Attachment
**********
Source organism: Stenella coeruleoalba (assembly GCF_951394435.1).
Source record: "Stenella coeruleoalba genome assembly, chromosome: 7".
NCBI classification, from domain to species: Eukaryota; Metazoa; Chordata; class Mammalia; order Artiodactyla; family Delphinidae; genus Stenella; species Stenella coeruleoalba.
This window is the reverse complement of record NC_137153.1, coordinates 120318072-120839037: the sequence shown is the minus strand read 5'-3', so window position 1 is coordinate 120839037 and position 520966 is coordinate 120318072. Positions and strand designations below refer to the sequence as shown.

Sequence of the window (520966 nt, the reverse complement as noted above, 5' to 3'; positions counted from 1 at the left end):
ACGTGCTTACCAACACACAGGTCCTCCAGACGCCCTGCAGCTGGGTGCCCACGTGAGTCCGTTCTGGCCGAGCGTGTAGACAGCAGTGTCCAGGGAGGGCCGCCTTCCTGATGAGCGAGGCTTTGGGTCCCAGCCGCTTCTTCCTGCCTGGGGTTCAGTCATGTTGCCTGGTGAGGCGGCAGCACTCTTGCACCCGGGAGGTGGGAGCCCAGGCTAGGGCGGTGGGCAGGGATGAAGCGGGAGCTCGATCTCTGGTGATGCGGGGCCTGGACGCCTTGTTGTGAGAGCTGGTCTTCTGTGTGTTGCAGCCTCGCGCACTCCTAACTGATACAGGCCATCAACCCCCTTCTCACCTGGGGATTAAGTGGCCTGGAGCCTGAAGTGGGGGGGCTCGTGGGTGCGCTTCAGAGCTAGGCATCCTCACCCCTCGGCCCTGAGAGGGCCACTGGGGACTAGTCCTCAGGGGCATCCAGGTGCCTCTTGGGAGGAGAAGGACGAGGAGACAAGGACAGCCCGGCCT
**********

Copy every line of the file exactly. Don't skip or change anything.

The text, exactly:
Source organism: Stenella coeruleoalba (assembly GCF_951394435.1).
Source record: "Stenella coeruleoalba genome assembly, chromosome: 7".
NCBI classification, from domain to species: Eukaryota; Metazoa; Chordata; class Mammalia; order Artiodactyla; family Delphinidae; genus Stenella; species Stenella coeruleoalba.
This window is the reverse complement of record NC_137153.1, coordinates 120318072-120839037: the sequence shown is the minus strand read 5'-3', so window position 1 is coordinate 120839037 and position 520966 is coordinate 120318072. Positions and strand designations below refer to the sequence as shown.

Sequence of the window (520966 nt, the reverse complement as noted above, 5' to 3'; positions counted from 1 at the left end):
ACGTGCTTACCAACACACAGGTCCTCCAGACGCCCTGCAGCTGGGTGCCCACGTGAGTCCGTTCTGGCCGAGCGTGTAGACAGCAGTGTCCAGGGAGGGCCGCCTTCCTGATGAGCGAGGCTTTGGGTCCCAGCCGCTTCTTCCTGCCTGGGGTTCAGTCATGTTGCCTGGTGAGGCGGCAGCACTCTTGCACCCGGGAGGTGGGAGCCCAGGCTAGGGCGGTGGGCAGGGATGAAGCGGGAGCTCGATCTCTGGTGATGCGGGGCCTGGACGCCTTGTTGTGAGAGCTGGTCTTCTGTGTGTTGCAGCCTCGCGCACTCCTAACTGATACAGGCCATCAACCCCCTTCTCACCTGGGGATTAAGTGGCCTGGAGCCTGAAGTGGGGGGGCTCGTGGGTGCGCTTCAGAGCTAGGCATCCTCACCCCTCGGCCCTGAGAGGGCCACTGGGGACTAGTCCTCAGGGGCATCCAGGTGCCTCTTGGGAGGAGAAGGACGAGGAGACAAGGACAGCCCGGCCT